Cover page of A Feasibility Study of the Hangzhou Tangxi Canal Restoration 

A Feasibility Study of the Hangzhou Tangxi Canal Restoration 


I provide this feasibility study for the future restoration of Tangxi Canal (Hangzhou, Zhejiang, China) to explore whether the canal district can become a social-interactive urban space with healthy environmental conditions and sustained connectivity with the canal waters. Overall, the Tangxi Canal District faces two challenges: first, pollution from fuel leaks from motorboats and stormwater runoff; and second, a lack of sociocultural interaction between residents and the canal. Therefore, the restoration of the Tangxi Canal area requires the following: (a) providing more green spaces and public spaces; (b) addressing environmental problems; and (c) providing more urban amenities. 

Cover page of Assessment of the use of grade control for improved groundwater storage on a tributary in Muir Woods

Assessment of the use of grade control for improved groundwater storage on a tributary in Muir Woods


In 2019 grade control modifications were made to a tributary to Redwood Creek in Muir Woods National Monument as a way to evaluate the possible use of check dams to improve groundwater storage. This study seeks to evaluate the effectiveness of the grade control in 1) controlling or reversing incision due to prior land use changes and channel modification and 2) storing groundwater in areas adjacent to the tributary. Our results from initial monitoring efforts suggest that check dams could be effective in inducing aggradation of the streambed and reducing incision and in storing groundwater near the floodplains. However, we recommend continued monitoring to confirm their effectiveness as the tributary continues to evolve.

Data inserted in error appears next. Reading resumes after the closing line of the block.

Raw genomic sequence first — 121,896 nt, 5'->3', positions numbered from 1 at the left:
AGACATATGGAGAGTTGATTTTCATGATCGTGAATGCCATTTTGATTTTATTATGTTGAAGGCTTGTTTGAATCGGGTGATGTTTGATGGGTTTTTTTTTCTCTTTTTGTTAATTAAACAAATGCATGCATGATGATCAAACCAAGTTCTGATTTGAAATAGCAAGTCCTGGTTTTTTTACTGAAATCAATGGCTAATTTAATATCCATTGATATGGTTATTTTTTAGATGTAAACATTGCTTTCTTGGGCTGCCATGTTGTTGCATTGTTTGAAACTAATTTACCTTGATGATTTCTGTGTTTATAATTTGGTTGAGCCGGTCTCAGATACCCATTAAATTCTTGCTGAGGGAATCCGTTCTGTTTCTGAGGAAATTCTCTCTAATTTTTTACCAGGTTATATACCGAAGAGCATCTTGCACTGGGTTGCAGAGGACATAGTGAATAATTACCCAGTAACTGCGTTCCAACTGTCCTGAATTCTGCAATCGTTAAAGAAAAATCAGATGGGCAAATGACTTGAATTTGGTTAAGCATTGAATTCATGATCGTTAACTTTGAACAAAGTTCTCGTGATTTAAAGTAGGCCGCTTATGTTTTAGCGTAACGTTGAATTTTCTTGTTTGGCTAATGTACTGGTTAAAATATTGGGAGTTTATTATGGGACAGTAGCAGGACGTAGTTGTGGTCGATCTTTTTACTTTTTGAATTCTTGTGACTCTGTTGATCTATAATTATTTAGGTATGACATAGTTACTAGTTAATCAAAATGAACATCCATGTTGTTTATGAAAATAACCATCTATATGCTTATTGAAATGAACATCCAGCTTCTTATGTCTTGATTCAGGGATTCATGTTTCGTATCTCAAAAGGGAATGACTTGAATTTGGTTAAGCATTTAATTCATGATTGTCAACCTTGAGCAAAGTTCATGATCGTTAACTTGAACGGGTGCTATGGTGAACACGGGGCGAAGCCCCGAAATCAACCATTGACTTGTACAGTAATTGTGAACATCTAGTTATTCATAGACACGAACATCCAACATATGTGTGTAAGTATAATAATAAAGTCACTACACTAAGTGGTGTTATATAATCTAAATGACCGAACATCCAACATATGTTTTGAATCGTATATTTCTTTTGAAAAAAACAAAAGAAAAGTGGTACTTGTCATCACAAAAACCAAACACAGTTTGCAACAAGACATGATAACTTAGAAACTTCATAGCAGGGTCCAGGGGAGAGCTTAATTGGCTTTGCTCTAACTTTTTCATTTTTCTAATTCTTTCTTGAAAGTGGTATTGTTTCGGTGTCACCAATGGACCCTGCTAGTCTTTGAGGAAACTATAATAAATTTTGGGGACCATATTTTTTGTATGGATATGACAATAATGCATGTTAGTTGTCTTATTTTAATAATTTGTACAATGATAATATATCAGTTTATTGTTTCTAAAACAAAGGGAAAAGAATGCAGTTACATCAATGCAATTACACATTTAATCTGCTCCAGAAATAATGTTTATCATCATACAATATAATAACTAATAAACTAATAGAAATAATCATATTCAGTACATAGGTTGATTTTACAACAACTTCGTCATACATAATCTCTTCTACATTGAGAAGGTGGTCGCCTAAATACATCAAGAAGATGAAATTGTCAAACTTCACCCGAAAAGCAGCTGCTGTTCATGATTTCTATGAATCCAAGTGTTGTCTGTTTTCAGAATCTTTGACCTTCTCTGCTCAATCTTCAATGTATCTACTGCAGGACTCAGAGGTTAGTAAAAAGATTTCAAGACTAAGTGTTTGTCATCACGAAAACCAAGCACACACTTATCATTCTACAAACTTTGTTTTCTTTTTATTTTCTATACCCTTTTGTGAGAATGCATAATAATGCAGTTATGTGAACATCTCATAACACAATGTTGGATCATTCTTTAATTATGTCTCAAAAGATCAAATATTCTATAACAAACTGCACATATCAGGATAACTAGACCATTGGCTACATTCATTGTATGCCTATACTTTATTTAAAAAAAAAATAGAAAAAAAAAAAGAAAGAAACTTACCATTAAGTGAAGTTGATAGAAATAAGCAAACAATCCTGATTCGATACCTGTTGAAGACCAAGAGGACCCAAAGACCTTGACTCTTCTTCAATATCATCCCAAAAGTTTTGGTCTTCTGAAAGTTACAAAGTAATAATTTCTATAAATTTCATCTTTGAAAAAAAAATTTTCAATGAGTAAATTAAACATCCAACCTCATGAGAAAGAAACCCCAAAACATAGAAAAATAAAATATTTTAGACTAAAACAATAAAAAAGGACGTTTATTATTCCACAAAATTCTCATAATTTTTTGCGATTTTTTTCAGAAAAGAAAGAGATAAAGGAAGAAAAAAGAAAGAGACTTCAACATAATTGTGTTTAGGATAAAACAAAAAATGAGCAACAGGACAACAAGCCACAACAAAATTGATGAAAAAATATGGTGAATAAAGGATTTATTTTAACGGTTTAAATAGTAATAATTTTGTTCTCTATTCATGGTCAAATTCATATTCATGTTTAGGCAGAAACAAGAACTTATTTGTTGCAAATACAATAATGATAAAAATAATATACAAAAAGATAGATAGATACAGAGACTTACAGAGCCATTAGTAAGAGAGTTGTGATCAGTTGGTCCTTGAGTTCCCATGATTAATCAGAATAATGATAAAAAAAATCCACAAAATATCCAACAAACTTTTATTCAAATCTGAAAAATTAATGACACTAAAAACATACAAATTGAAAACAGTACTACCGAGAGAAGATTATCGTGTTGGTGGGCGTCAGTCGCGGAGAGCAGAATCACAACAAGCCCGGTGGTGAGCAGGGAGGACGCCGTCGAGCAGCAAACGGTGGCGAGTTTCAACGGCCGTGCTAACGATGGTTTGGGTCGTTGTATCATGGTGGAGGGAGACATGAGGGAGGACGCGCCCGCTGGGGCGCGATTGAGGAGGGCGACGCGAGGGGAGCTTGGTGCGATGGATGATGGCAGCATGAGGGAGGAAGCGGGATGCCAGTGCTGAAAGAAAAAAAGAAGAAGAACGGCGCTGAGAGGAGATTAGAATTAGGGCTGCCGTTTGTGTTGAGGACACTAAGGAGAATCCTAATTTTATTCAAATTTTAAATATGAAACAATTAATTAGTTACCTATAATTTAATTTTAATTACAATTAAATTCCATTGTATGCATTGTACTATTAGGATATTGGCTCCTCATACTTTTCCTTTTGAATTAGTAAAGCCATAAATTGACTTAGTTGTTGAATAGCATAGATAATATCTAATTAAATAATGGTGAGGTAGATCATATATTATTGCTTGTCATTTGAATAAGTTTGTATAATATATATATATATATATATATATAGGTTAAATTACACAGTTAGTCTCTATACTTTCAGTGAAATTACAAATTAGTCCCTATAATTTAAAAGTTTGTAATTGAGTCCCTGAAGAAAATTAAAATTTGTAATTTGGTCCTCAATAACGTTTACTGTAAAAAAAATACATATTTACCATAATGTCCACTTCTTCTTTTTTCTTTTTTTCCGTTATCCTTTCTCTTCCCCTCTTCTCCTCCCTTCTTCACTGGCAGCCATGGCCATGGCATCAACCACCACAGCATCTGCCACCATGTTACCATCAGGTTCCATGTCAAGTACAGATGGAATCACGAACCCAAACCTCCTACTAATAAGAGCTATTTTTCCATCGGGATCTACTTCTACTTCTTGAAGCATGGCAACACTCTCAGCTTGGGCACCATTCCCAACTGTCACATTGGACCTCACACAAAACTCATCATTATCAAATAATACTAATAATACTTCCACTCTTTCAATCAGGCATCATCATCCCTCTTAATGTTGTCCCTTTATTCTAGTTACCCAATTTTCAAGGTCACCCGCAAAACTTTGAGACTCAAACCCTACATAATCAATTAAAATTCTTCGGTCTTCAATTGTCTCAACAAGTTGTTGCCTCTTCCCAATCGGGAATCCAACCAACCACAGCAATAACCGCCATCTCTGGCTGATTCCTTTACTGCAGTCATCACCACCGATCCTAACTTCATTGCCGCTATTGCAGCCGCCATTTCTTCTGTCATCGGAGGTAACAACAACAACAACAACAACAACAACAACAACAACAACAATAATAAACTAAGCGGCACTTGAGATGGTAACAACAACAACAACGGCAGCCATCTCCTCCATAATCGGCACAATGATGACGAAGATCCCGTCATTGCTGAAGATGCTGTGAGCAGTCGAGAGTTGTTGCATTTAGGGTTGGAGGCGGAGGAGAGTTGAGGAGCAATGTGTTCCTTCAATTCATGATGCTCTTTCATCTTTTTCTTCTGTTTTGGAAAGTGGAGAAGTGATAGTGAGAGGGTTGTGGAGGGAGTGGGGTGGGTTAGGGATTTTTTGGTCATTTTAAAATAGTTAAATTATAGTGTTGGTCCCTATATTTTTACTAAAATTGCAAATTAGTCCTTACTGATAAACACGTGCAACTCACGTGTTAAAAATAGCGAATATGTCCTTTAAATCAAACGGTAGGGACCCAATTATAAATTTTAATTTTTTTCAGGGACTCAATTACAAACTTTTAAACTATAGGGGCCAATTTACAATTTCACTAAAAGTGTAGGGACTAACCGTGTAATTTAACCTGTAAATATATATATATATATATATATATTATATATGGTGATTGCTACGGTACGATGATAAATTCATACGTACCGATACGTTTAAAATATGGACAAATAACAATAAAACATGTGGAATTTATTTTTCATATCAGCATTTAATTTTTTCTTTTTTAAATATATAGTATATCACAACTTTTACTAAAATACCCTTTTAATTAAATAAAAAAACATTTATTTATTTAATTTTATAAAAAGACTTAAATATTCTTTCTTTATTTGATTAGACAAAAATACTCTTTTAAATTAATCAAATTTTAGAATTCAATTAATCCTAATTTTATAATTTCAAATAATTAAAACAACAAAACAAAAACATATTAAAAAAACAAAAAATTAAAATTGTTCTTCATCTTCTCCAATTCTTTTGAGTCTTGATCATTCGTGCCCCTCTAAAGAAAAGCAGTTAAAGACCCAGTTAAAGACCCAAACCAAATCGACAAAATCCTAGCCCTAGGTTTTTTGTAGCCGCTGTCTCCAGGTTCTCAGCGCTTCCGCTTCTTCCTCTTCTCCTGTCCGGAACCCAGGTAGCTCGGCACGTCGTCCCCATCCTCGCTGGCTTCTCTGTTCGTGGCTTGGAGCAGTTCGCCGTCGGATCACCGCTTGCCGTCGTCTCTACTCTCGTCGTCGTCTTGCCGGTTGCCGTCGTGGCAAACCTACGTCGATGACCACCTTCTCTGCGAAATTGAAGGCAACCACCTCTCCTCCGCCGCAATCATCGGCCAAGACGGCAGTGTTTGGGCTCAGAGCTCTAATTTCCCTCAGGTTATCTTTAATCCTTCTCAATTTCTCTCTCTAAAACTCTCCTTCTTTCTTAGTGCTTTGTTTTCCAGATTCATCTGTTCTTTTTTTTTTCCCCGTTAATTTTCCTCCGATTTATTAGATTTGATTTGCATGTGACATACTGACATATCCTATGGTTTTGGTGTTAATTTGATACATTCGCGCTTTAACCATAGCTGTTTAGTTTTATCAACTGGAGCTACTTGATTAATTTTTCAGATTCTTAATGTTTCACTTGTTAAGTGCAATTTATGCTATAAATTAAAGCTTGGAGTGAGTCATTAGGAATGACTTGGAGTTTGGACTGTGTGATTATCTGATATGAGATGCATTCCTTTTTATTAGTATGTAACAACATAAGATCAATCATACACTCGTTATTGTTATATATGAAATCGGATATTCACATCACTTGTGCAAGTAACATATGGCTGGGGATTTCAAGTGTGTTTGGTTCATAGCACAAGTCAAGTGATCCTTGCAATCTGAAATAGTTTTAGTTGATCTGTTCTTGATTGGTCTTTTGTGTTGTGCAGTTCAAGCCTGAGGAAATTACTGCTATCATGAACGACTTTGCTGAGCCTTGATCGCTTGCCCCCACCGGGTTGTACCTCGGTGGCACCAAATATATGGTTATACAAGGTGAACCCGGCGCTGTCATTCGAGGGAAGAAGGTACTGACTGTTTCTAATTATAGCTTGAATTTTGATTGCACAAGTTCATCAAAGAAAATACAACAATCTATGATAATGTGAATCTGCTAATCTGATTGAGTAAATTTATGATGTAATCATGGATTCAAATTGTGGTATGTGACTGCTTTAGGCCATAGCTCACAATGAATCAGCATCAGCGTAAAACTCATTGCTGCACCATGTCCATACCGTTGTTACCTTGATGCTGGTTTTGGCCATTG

Cover page of Sausal Creek Restoration at Dimond Park: Vegetation and Geomorphology Post-Project Appraisal

Sausal Creek Restoration at Dimond Park: Vegetation and Geomorphology Post-Project Appraisal


We conducted a post-project appraisal in November 2022 to evaluate the restoration’s performance using the goals outlined in the Sausal Creek Restoration at Dimond Park Monitoring Plan (Restoration Design Group, Inc. (RDG) 2017): restore native riparian habitat and improve channel stability. We performed vegetation surveys along the three transects (T1, T2, T3) initially defined by RDG and conducted a geomorphic survey along T3. We determined that the restoration project performed well in establishing native riparian habitat as we measured overall >90% canopy cover, which surpasses the percent cover criteria of 75% after five years of project implementation. Furthermore, we observed relatively high shrub survival rates of 138%at T1 and 173% at T2 and a limited shrub survival rate of 35% at T3. Despite meeting overall percent cover and survival rate criteria, we observed a decrease in native flora diversity, potentially due to excessive overstory shading from willows and invasive species outcompeting native plant species. Therefore, we recommend strategic thinning of willows, continued removal of invasive species, and additional replanting of native species. We compared the November 2022 channel geometry to previous years (pre-project, design, 2017, 2019, and 2021) and determined that the channel banks are stable (i.e., have experienced less than one foot of erosion). We also modeled the new channel geometry’s ability to convey a 10-year and 50-year storm event. Our model (HEC-RAS and the National Weather Service Normal Depth Calculator) results indicated that the channel would contain a 10-year event but not a 50-year event.